Prime Minister Boris Johnson has abandoned plans for a bridge or tunnel that would have connected Northern Ireland and Scotland.
Johnson, a lover of grand infrastructure projects, heavily downplayed the prospects that the concept would ever get off the ground, downgrading it to merely an “ambition” that was “too expensive.”
Johnson faced some derision after it emerged in March that the feasibility of the project – potentially costing £20bn – was being assessed.
Opposition from Rishi Sunak
Recently, it emerged Boris Johnson had faced significant opposition from Chancellor Rishi Sunak as they negotiated on spending ahead of his Budget next month.
Speaking to reporters as he travelled by Amtrak train between Washington and New York, Johnson hinted that the HS2 railway network would still go ahead.
He added: “What I would say perhaps about the tunnel/bridge is perhaps although it remains an ambition, it’s not the most immediate.
“It will be delivered substantially after the rest of the programme that you have just described.”
‘World’s most stupid tunnel’
Dominic Cummings, the Prime Minister’s hostile former adviser, once called it “the world’s most stupid tunnel”.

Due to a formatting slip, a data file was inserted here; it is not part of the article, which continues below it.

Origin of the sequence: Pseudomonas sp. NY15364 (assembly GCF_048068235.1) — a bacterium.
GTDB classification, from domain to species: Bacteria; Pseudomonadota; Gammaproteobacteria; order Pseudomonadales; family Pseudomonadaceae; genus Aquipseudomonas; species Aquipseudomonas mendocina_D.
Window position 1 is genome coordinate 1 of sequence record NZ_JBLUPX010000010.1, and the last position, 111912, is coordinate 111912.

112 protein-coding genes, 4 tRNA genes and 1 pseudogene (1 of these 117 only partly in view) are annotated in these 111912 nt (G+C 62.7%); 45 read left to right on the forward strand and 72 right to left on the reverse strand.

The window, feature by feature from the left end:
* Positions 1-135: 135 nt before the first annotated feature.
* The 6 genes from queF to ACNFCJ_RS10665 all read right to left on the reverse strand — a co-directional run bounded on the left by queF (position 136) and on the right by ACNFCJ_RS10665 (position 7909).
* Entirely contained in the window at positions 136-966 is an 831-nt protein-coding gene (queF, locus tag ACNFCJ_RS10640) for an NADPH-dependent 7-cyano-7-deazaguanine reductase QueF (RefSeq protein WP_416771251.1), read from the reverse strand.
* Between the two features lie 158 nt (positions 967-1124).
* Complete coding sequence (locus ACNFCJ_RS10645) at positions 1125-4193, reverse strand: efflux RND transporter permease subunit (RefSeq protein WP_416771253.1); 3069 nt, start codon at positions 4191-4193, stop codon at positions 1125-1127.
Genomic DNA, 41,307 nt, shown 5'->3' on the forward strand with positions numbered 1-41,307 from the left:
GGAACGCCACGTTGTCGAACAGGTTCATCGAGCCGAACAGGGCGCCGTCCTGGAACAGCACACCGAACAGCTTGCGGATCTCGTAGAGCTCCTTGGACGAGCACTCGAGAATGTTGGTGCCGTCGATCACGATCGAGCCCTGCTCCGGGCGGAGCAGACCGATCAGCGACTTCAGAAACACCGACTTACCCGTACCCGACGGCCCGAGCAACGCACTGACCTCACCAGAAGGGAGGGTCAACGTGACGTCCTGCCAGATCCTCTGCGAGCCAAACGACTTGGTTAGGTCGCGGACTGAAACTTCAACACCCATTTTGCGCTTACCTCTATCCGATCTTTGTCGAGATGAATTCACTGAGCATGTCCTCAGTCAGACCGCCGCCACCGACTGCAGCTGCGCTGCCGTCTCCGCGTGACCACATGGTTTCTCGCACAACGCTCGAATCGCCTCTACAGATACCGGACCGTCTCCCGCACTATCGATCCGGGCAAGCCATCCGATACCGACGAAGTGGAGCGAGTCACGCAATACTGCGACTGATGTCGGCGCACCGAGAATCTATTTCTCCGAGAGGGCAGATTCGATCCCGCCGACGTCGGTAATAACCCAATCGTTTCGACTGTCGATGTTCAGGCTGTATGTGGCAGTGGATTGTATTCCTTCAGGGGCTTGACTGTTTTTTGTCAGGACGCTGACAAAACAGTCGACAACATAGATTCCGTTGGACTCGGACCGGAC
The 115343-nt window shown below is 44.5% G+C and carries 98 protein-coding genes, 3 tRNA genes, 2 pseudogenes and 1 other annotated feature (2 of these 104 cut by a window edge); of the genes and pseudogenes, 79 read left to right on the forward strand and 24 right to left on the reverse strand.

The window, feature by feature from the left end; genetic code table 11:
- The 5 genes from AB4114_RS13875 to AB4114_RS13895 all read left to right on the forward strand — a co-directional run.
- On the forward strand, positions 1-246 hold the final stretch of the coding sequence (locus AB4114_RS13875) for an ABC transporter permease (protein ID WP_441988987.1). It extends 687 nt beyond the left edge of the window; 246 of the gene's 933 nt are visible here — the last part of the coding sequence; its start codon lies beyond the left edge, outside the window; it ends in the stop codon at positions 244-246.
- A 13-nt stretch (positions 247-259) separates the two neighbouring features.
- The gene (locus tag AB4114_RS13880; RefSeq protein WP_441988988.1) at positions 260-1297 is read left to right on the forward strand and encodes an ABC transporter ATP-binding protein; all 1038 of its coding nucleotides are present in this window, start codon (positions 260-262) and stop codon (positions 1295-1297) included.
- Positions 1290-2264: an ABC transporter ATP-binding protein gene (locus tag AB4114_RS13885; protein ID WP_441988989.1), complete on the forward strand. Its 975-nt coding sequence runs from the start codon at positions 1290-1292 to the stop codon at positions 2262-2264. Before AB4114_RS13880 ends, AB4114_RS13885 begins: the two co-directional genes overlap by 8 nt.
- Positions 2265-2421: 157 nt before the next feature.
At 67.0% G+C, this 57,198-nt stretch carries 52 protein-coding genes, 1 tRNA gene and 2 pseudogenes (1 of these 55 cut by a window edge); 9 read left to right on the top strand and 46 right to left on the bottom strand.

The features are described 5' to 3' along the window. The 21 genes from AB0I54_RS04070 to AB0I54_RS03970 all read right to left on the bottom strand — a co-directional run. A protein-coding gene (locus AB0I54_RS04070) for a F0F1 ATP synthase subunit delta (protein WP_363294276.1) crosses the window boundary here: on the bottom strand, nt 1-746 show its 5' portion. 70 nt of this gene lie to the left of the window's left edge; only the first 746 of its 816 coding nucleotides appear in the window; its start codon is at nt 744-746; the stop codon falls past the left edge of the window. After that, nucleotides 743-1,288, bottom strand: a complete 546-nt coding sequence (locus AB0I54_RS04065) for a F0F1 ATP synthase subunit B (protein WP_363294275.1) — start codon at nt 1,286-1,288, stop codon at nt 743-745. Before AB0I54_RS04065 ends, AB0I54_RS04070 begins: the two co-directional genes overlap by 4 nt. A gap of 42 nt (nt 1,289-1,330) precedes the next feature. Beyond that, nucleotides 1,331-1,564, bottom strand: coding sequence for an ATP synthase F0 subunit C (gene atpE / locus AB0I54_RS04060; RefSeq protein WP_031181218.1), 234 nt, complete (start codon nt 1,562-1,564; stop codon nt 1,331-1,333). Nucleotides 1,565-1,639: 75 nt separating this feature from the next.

Experts warned that the depth of the Irish Sea and the presence of dumped munitions in Beaufort’s Dyke would cause problems.
The distance from Larne to Portpatrick, one of the most likely routes for a bridge, is around 28 miles.
In November 2018, Johnson said: “The problem is not the undersea Beaufort’s Dyke or lack of funds. The problem is an absence of political will.”
Some experts put the cost at up to £20bn but Johnson has previously estimated it would “only cost about £15 billion”.
Abandoning the project so early could end up saving a significant amount of taxpayers’ money.
The controversial Garden Bridge over the Thames that Johnson backed while London mayor was scrapped after receiving £43 million of public investment.
The Financial Times reported earlier this month that Government officials briefed on spending negotiations called the Irish Sea project “dead” as he tries to bring spending under control.